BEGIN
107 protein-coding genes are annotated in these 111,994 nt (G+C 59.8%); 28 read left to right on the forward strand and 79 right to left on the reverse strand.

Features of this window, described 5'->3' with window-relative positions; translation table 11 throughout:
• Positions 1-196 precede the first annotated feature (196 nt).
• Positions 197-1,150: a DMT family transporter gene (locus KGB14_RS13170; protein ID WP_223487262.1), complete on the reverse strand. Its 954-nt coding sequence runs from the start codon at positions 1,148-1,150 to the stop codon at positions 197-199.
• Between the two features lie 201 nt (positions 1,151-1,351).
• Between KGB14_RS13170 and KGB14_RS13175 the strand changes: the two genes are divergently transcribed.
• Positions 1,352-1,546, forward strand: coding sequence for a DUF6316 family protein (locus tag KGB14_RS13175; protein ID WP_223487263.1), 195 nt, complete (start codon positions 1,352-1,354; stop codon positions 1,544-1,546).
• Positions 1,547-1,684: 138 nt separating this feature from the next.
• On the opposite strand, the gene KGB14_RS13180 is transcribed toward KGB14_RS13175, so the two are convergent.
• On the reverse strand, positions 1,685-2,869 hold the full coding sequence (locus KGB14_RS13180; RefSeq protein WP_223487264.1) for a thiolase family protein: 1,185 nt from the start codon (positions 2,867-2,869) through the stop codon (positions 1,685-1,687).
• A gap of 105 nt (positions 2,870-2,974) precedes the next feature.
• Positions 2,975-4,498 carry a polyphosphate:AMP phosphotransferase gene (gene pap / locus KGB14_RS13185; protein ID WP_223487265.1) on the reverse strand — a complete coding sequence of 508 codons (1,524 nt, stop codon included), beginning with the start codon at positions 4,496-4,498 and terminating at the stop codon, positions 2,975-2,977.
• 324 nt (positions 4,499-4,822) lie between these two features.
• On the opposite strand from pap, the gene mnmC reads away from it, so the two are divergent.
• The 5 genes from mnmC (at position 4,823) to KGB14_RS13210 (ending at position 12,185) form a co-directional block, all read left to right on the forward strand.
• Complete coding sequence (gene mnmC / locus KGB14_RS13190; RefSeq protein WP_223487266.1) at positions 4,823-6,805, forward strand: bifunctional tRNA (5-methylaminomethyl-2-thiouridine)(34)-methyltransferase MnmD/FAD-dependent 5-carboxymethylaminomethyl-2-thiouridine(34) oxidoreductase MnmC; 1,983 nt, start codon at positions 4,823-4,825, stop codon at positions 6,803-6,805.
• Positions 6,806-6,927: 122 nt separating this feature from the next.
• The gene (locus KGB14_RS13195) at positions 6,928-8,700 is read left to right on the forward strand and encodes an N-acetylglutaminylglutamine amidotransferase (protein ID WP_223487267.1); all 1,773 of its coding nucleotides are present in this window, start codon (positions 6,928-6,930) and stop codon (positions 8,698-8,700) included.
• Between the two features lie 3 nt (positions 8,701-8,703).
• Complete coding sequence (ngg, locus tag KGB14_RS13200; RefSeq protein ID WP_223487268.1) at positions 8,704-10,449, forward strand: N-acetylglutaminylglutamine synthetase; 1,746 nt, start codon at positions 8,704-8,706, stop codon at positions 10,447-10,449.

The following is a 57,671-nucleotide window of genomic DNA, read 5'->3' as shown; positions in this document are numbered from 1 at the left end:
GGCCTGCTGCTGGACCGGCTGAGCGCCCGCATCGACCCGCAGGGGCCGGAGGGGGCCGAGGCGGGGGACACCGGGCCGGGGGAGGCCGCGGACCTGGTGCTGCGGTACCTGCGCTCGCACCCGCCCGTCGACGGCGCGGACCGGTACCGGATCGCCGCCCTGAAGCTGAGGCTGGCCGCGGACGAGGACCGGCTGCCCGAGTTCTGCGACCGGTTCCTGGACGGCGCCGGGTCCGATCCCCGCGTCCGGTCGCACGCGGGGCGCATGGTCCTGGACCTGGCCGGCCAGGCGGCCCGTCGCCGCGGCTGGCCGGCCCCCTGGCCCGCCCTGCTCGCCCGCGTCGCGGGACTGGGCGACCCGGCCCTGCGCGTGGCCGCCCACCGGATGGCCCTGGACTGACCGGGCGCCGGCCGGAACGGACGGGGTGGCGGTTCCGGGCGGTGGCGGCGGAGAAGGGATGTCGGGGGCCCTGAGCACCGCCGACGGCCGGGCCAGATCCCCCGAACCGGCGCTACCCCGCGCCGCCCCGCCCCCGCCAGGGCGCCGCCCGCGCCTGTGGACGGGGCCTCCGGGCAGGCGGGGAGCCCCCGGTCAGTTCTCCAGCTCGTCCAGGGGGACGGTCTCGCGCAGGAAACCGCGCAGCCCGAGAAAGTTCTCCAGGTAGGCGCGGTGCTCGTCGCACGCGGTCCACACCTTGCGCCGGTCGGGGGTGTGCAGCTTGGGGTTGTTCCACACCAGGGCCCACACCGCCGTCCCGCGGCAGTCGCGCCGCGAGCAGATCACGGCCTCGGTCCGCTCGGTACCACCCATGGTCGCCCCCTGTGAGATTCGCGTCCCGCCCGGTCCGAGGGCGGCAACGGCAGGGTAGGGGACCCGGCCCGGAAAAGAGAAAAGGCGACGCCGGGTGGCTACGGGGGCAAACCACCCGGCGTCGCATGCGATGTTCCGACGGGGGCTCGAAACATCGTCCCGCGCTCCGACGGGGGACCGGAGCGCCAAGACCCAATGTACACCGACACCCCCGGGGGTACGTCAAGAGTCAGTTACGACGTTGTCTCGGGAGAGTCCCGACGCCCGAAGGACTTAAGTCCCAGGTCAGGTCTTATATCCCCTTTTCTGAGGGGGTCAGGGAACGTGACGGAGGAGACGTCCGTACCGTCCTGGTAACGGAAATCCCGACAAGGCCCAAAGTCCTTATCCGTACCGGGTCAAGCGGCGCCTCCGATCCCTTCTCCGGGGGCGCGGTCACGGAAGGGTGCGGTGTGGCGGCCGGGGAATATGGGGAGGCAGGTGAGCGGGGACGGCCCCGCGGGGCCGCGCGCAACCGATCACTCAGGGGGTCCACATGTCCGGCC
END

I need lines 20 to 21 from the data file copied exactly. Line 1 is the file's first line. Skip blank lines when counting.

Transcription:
• Complete coding sequence (ngg, locus tag KGB14_RS13200; RefSeq protein ID WP_223487268.1) at positions 8,704-10,449, forward strand: N-acetylglutaminylglutamine synthetase; 1,746 nt, start codon at positions 8,704-8,706, stop codon at positions 10,447-10,449.

The following is a 57,671-nucleotide window of genomic DNA, read 5'->3' as shown; positions in this document are numbered from 1 at the left end: